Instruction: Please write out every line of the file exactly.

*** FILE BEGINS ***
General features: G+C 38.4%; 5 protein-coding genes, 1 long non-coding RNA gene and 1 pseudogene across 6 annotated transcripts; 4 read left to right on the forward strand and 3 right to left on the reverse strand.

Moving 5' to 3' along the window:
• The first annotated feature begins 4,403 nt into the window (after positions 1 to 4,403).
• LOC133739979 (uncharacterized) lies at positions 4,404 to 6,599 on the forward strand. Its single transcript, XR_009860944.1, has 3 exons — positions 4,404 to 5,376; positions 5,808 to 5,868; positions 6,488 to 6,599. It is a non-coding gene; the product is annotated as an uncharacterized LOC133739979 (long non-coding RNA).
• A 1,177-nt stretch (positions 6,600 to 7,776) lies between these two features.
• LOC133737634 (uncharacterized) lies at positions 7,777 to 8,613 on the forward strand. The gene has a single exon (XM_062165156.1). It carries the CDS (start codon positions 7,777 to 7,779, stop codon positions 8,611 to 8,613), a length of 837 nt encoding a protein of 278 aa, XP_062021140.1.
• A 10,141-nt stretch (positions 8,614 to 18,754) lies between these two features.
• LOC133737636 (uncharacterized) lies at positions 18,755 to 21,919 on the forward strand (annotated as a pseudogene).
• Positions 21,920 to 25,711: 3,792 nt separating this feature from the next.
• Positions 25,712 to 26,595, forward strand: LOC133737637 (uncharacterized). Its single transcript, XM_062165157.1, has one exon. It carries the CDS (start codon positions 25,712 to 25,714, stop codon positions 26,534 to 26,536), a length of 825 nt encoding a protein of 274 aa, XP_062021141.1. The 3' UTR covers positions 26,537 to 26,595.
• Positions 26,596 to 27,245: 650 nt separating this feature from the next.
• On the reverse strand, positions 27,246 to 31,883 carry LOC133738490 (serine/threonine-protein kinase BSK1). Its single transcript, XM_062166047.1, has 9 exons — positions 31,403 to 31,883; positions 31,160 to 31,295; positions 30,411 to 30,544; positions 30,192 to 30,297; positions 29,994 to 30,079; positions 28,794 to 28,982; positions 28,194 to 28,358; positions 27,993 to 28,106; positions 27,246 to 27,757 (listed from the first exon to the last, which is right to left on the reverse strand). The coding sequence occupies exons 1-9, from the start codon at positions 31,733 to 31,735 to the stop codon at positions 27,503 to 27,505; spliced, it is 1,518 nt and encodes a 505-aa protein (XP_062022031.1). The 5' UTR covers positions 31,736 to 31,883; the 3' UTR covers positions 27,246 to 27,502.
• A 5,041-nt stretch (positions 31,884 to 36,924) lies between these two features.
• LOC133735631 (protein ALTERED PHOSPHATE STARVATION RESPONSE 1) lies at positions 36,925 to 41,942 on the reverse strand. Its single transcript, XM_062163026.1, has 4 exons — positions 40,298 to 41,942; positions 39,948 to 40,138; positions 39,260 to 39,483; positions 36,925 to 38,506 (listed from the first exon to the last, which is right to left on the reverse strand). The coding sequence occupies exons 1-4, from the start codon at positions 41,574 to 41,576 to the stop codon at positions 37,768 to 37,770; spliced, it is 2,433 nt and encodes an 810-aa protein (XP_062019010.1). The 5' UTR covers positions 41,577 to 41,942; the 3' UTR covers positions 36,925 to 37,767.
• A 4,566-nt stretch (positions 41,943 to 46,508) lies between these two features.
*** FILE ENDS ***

General features: G+C 38.4%; 5 protein-coding genes, 1 long non-coding RNA gene and 1 pseudogene across 6 annotated transcripts; 4 read left to right on the forward strand and 3 right to left on the reverse strand.

Moving 5' to 3' along the window:
• The first annotated feature begins 4,403 nt into the window (after positions 1 to 4,403).
• LOC133739979 (uncharacterized) lies at positions 4,404 to 6,599 on the forward strand. Its single transcript, XR_009860944.1, has 3 exons — positions 4,404 to 5,376; positions 5,808 to 5,868; positions 6,488 to 6,599. It is a non-coding gene; the product is annotated as an uncharacterized LOC133739979 (long non-coding RNA).
• A 1,177-nt stretch (positions 6,600 to 7,776) lies between these two features.
• LOC133737634 (uncharacterized) lies at positions 7,777 to 8,613 on the forward strand. The gene has a single exon (XM_062165156.1). It carries the CDS (start codon positions 7,777 to 7,779, stop codon positions 8,611 to 8,613), a length of 837 nt encoding a protein of 278 aa, XP_062021140.1.
• A 10,141-nt stretch (positions 8,614 to 18,754) lies between these two features.
• LOC133737636 (uncharacterized) lies at positions 18,755 to 21,919 on the forward strand (annotated as a pseudogene).
• Positions 21,920 to 25,711: 3,792 nt separating this feature from the next.
• Positions 25,712 to 26,595, forward strand: LOC133737637 (uncharacterized). Its single transcript, XM_062165157.1, has one exon. It carries the CDS (start codon positions 25,712 to 25,714, stop codon positions 26,534 to 26,536), a length of 825 nt encoding a protein of 274 aa, XP_062021141.1. The 3' UTR covers positions 26,537 to 26,595.
• Positions 26,596 to 27,245: 650 nt separating this feature from the next.
• On the reverse strand, positions 27,246 to 31,883 carry LOC133738490 (serine/threonine-protein kinase BSK1). Its single transcript, XM_062166047.1, has 9 exons — positions 31,403 to 31,883; positions 31,160 to 31,295; positions 30,411 to 30,544; positions 30,192 to 30,297; positions 29,994 to 30,079; positions 28,794 to 28,982; positions 28,194 to 28,358; positions 27,993 to 28,106; positions 27,246 to 27,757 (listed from the first exon to the last, which is right to left on the reverse strand). The coding sequence occupies exons 1-9, from the start codon at positions 31,733 to 31,735 to the stop codon at positions 27,503 to 27,505; spliced, it is 1,518 nt and encodes a 505-aa protein (XP_062022031.1). The 5' UTR covers positions 31,736 to 31,883; the 3' UTR covers positions 27,246 to 27,502.
• A 5,041-nt stretch (positions 31,884 to 36,924) lies between these two features.
• LOC133735631 (protein ALTERED PHOSPHATE STARVATION RESPONSE 1) lies at positions 36,925 to 41,942 on the reverse strand. Its single transcript, XM_062163026.1, has 4 exons — positions 40,298 to 41,942; positions 39,948 to 40,138; positions 39,260 to 39,483; positions 36,925 to 38,506 (listed from the first exon to the last, which is right to left on the reverse strand). The coding sequence occupies exons 1-4, from the start codon at positions 41,574 to 41,576 to the stop codon at positions 37,768 to 37,770; spliced, it is 2,433 nt and encodes an 810-aa protein (XP_062019010.1). The 5' UTR covers positions 41,577 to 41,942; the 3' UTR covers positions 36,925 to 37,767.
• A 4,566-nt stretch (positions 41,943 to 46,508) lies between these two features.